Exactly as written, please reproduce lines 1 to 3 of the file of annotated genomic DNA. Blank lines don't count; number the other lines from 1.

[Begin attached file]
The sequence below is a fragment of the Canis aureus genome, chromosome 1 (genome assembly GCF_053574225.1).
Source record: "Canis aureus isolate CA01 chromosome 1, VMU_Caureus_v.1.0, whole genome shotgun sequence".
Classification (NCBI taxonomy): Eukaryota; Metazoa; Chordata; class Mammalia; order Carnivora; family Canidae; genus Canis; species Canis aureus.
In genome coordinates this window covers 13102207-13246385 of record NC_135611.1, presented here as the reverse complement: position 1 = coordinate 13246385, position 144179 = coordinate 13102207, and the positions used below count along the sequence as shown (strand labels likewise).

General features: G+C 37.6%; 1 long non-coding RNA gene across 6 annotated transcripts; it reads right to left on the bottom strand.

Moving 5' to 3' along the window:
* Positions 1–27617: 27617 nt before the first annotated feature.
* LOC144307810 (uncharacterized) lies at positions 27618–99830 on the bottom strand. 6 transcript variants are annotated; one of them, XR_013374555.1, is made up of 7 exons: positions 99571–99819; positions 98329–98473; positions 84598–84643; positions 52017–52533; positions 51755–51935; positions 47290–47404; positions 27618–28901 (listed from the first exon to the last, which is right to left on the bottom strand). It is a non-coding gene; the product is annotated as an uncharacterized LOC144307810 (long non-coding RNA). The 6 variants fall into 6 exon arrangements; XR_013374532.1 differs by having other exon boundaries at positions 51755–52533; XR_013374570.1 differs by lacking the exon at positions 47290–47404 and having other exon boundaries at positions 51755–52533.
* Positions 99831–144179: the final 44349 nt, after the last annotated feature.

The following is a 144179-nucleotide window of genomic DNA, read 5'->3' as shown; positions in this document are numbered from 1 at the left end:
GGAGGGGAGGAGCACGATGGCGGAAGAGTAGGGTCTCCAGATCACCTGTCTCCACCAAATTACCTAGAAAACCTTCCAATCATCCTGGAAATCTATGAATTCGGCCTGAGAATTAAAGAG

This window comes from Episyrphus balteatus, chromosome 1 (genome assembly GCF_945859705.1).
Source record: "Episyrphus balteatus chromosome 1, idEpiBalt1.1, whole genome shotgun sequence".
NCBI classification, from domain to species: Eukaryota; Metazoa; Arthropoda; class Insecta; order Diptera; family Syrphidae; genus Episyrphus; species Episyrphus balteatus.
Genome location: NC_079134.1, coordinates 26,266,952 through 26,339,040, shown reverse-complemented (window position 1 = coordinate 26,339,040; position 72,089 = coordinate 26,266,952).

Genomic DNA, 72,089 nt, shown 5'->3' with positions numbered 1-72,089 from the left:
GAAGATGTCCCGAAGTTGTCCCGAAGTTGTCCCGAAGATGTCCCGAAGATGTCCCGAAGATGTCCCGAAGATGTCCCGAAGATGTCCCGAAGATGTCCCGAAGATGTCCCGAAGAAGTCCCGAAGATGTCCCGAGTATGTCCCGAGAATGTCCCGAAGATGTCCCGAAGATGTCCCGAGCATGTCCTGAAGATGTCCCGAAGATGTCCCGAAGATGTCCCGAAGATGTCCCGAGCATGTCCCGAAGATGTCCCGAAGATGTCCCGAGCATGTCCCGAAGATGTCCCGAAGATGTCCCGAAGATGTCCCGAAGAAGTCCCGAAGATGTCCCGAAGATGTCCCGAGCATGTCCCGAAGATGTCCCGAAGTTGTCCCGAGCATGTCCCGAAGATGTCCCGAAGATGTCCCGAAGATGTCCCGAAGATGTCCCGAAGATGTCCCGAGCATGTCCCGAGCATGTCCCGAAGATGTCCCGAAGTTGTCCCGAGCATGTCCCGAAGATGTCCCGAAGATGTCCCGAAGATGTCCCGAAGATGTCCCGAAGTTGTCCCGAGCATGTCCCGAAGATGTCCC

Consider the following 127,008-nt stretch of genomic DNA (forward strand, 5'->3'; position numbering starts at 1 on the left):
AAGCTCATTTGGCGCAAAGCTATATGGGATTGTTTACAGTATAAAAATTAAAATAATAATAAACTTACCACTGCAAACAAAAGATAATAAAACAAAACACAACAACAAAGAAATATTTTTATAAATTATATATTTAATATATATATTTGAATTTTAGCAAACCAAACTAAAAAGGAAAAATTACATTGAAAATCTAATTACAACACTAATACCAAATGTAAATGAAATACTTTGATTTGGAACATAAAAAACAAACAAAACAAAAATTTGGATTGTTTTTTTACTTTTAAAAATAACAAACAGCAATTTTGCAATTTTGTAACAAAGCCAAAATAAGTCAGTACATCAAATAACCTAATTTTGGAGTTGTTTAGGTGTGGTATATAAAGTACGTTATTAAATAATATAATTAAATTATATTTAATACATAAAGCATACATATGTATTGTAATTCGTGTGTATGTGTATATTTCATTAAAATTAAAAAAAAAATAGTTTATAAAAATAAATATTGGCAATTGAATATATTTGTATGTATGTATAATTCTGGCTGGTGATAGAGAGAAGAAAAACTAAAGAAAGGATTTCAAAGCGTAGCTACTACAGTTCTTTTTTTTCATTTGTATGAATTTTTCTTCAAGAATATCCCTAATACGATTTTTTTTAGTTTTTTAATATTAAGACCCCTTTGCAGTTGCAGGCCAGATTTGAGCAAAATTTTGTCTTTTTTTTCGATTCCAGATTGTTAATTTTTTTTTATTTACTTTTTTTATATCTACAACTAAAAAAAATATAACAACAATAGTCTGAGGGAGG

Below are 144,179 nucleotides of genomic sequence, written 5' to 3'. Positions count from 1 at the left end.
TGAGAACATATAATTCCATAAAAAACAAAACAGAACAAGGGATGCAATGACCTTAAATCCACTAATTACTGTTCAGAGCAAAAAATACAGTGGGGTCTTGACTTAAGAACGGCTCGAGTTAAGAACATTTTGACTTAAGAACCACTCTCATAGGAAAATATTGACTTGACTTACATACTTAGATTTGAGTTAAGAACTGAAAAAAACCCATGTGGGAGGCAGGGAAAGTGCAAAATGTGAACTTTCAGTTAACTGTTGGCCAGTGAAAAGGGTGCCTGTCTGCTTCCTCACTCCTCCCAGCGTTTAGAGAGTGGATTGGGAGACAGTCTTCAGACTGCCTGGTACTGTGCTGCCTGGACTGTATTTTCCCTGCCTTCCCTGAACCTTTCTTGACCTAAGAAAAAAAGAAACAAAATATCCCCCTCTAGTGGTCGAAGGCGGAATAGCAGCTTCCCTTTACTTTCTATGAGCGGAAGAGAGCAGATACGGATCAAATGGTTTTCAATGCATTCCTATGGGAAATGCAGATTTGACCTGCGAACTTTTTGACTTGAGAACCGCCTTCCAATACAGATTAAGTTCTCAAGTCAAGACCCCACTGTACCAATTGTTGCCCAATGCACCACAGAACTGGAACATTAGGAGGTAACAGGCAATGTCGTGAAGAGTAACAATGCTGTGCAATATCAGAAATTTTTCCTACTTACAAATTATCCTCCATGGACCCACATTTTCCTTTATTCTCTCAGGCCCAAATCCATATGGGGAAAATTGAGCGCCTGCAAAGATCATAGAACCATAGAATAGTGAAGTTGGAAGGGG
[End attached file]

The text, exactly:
The sequence below is a fragment of the Canis aureus genome, chromosome 1 (genome assembly GCF_053574225.1).
Source record: "Canis aureus isolate CA01 chromosome 1, VMU_Caureus_v.1.0, whole genome shotgun sequence".
Classification (NCBI taxonomy): Eukaryota; Metazoa; Chordata; class Mammalia; order Carnivora; family Canidae; genus Canis; species Canis aureus.